Gluten-Free Sour Cherry Galette with Buckwheat Flour

Sunday, November 9, 2014

I was in the baking section of a food store one time just looking at things and I saw some buckwheat flour, thought it was interesting, and grabbed it. Despite the name, buckwheat contains no wheat and actually bears no genetic relation to the grain so it is therefore 100% gluten-free.

I am a haphazard gluten-free baker. I usually bake with regular gluten-based flour (mostly because I'm lazy), and when it comes to gluten-free baking, I am rather careless about things like mixing several flours to get the optimal flavor/pliability. I fly by the seat of my pants, and I kind of tend to wing it when I do. At the super market, I also found some fresh sour cherries from upstate New York. I grabbed two baskets, to be sure I had enough for several failed tries.


At home with the flour, I wanted to see what would happen if I followed a regular short-crust recipe, modifying a little as I went. Overall, to my surprise, this worked.


I decided to make a galette, since I knew it would be more accommodating. A galette is basically the same thing as a pie, except it is made without a pie pan as a sort of free-form pastry. Its beauty is in its imperfection, and it is a lot more forgiving since as soon as you roll it out, you can just stuff it with filling, fold the edges and bake it without having to worry about transferring it into a pie pan.


Buckwheat flour offers a sandy texture, both when working with it and consuming it. It holds together well, and overall it is a lot easier to work with than other gluten-free flours I've tried, and the end-result will not suffer if it is not mixed with other flours. Baked, it is rich in taste and darkish brown in color.


Untouched, the flour is light gray in color but becomes the color of wet dirt when it comes in contact with moisture. Once it is mixed with liquid, it becomes very pliable and forms into dough rather easily. When molding, it behaves almost like gluten-based dough, but it is prone to tearing (which is why I thought a galette would be a more optimal use rather than pie, but with care, you can also try it as a regular pie crust). Due to the pliability of the flour, the tears can be easily repaired.


Also, unlike regular pie crust made with wheat flour, whose flavor tends to fade into the background when baked, letting the filling take the center stage, the taste of the buckwheat crust is quite prominent. Full of rich, earthy flavor, it is not for those wishing for a simple, bland pie, and it certainly makes for a far more interesting dessert.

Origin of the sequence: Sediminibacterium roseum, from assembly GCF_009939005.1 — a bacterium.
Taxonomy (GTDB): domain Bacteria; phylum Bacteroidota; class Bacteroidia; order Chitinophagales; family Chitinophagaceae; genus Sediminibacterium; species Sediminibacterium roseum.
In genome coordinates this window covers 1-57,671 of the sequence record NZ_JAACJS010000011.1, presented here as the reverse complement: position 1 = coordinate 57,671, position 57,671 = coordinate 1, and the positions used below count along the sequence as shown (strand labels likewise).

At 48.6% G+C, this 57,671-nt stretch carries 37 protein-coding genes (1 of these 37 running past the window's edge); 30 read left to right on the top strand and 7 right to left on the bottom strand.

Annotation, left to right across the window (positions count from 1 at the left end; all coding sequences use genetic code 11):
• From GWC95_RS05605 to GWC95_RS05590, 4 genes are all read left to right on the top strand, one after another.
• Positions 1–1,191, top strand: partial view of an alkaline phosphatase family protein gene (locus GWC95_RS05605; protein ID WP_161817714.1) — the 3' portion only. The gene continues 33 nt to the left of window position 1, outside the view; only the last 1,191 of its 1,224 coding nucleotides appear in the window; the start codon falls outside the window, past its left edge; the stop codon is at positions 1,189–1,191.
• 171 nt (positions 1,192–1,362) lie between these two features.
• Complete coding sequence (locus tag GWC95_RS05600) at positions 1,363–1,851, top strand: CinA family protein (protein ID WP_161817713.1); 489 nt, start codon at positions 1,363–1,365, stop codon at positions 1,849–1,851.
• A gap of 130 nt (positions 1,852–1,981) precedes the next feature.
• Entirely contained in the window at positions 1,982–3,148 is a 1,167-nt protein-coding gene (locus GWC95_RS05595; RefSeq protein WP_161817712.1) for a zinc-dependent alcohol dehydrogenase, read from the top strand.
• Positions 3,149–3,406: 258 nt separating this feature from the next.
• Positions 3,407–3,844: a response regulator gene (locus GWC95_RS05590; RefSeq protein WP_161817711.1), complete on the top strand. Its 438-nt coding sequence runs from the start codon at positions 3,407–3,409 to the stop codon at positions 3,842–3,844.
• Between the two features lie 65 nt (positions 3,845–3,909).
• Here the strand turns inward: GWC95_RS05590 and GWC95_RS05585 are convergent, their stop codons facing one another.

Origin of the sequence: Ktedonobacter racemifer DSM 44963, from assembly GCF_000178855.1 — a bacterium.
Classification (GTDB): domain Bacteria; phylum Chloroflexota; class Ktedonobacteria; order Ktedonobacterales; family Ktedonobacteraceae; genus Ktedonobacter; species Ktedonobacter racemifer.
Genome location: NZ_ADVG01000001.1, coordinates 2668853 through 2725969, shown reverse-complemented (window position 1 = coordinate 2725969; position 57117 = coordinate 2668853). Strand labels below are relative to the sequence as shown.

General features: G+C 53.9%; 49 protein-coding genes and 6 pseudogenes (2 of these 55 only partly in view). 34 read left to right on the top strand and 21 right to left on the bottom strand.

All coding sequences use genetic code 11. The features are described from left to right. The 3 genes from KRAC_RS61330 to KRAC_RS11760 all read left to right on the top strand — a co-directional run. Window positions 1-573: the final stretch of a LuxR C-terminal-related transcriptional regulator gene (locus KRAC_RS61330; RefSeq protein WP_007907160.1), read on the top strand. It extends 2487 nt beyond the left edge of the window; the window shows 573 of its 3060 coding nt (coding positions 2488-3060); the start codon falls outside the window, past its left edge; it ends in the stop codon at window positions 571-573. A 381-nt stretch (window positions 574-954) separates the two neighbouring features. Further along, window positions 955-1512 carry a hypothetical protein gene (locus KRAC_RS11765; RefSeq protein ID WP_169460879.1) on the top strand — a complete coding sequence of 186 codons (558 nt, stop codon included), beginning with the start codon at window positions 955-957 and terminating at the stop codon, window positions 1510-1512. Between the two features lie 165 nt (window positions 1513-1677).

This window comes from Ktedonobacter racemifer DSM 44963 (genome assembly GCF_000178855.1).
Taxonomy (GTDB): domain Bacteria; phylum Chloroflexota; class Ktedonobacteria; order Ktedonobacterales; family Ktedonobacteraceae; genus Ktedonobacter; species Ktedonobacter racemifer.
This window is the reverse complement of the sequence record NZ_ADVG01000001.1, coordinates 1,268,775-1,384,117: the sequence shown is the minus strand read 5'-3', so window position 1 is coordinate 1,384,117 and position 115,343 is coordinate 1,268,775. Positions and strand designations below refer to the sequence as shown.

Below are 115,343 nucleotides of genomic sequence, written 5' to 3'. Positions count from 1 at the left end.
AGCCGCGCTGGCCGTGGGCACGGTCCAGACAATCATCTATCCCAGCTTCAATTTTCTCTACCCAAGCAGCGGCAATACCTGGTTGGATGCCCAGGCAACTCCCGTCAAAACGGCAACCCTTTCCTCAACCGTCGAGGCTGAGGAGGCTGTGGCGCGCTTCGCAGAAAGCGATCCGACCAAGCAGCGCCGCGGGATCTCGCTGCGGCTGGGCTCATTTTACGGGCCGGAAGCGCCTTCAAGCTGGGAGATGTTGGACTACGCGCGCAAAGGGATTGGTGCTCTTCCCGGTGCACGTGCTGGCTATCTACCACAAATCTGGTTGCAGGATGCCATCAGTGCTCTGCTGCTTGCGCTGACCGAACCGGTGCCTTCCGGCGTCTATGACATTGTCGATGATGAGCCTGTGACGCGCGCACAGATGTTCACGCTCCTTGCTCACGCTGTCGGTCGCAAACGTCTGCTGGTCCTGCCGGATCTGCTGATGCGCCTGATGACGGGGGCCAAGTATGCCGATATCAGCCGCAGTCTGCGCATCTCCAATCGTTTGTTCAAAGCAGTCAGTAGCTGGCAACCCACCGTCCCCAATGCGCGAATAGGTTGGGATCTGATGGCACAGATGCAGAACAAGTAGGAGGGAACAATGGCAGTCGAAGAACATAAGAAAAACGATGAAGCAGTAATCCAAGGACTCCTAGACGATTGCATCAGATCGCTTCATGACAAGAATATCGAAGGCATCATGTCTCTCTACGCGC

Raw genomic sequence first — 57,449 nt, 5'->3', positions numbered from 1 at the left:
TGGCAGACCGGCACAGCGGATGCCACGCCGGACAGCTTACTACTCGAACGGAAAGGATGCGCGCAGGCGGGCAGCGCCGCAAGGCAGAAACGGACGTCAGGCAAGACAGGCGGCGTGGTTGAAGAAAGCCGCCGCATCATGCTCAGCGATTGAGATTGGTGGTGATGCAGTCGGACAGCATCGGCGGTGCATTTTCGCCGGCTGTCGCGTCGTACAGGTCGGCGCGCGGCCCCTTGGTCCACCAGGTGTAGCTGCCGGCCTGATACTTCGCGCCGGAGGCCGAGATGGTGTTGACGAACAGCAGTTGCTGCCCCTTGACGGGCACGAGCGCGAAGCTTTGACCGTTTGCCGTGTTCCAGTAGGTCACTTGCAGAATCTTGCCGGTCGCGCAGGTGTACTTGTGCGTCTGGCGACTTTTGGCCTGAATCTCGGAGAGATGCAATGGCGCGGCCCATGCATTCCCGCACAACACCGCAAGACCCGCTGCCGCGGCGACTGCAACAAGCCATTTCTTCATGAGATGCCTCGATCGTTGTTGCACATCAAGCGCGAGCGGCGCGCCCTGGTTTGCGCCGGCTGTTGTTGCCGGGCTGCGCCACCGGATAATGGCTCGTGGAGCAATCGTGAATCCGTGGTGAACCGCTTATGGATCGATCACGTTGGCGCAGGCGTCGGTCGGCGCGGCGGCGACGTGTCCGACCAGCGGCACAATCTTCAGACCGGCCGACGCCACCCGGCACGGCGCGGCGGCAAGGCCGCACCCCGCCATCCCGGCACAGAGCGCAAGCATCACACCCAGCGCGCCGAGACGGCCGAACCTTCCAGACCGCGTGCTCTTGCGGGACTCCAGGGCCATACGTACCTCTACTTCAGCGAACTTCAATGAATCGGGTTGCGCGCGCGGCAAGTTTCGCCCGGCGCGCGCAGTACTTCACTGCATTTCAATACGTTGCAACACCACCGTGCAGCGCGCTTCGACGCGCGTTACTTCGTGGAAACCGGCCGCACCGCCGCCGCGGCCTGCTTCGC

Cognizant of the fact that sour cherries are not readily available, I've also included a recipe for a blueberry filling. However, for those who cannot find fresh sour cherries, canned ones work well too (I've used them here and here). Please note that blueberries will not require as much sugar as sour cherries.

For other gluten-free short-crust pastry dough, check out these coconut tartlets.

Buckwheat Pastry Dough
(enough for a single-crust 9-inch pie or galette)

You will need:

1 1/2 cup buckwheat flour, plus more for dusting
2 tbsp coarse sugar, plus more for decorating
1/4 tsp salt
1/4 tsp cinnamon
10 tbsp cold butter
1 tbsp sour cream
2-3 tbsp ice cold water
1 egg, lightly beaten, for egg wash (optional)


1.Prepare the filling (see below - use one or the other). Preheat oven to 400ºF. Line a baking sheet with parchment paper. Lightly butter the parchment paper and set aside. Cut up the butter into 1/4 inch pieces and place in the freezer for a few minutes to firm up.
2. In a bowl, whisk together buckwheat flour, sugar, salt an cinnamon. Add the cold butter. Mix in the butter with the flour by quickly rubbing the butter pieces between your index finger and your thumb, until the flour has darkened and becomes crumbly and all of the butter is blended in. Mix in the sour cream. The mixture should start to stick together. Add the water, one table spoon at a time, until dough forms. Knead the dough a few times (if it is too moist, add more flour; too dry, add a few drops more of water). Form into a ball and place in the fridge for 10-15 minutes.
3. Place the dough on a dusted work surface lined with parchment paper. Dust your rolling pin. Roll out to a 10 inch circle. Carefully lift the parchment paper with the dough and invert the dough onto the baking sheet. Add the filling. Fold the sides over the filling. Brush  the folded edges with the egg wash if using. Sprinkle with coarse sugar. Bake for 35-45 minutes, until the center is bubbling vigorously and the crust is slightly golden and hard when tapped with your finger.
4. Remove to a cooling rack, let rest for 20-30 minutes before serving to let the filling solidify.

Sour Cherry Filling:
(enough for 1 pie or galette)

You will need:

3 cups sour cherries, pitted
4 tbsp coarse sugar, or more to taste
1 tbsp lemon zest
1 tbsp lemon juice
2 tbsp corn starch


Mix pitted cherries, lemon zest, lemon juice, sugar and corn starch. Let stand as you make pastry dough for the galette. Place the cherries in a colander over a bowl, let the juices strain for five minutes before adding to the galette.

Blueberry Filling:
(enough for 1 pie or galette)

You will need:

1 pint blueberries
1 tbsp lemon zest
1 tbsp lemon juice
2 tbsp coarse sugar, or more to taste
1 tbsp corn starch


Mix blueberries, lemon zest, lemon juice, sugar and corn starch. Let stand as you make pastry dough for the galette. Strain the juices before adding to the galette.


  1. Now this is what I should be making with the buckwheat flour that's hiding in the back of our freezer! NOM.

  2. I must say this is probably of of the healthiest one could ever eat. I'm now convinced how healthy buckwheat is since it highly recommended by anyone I get to talk about food here in Russia.



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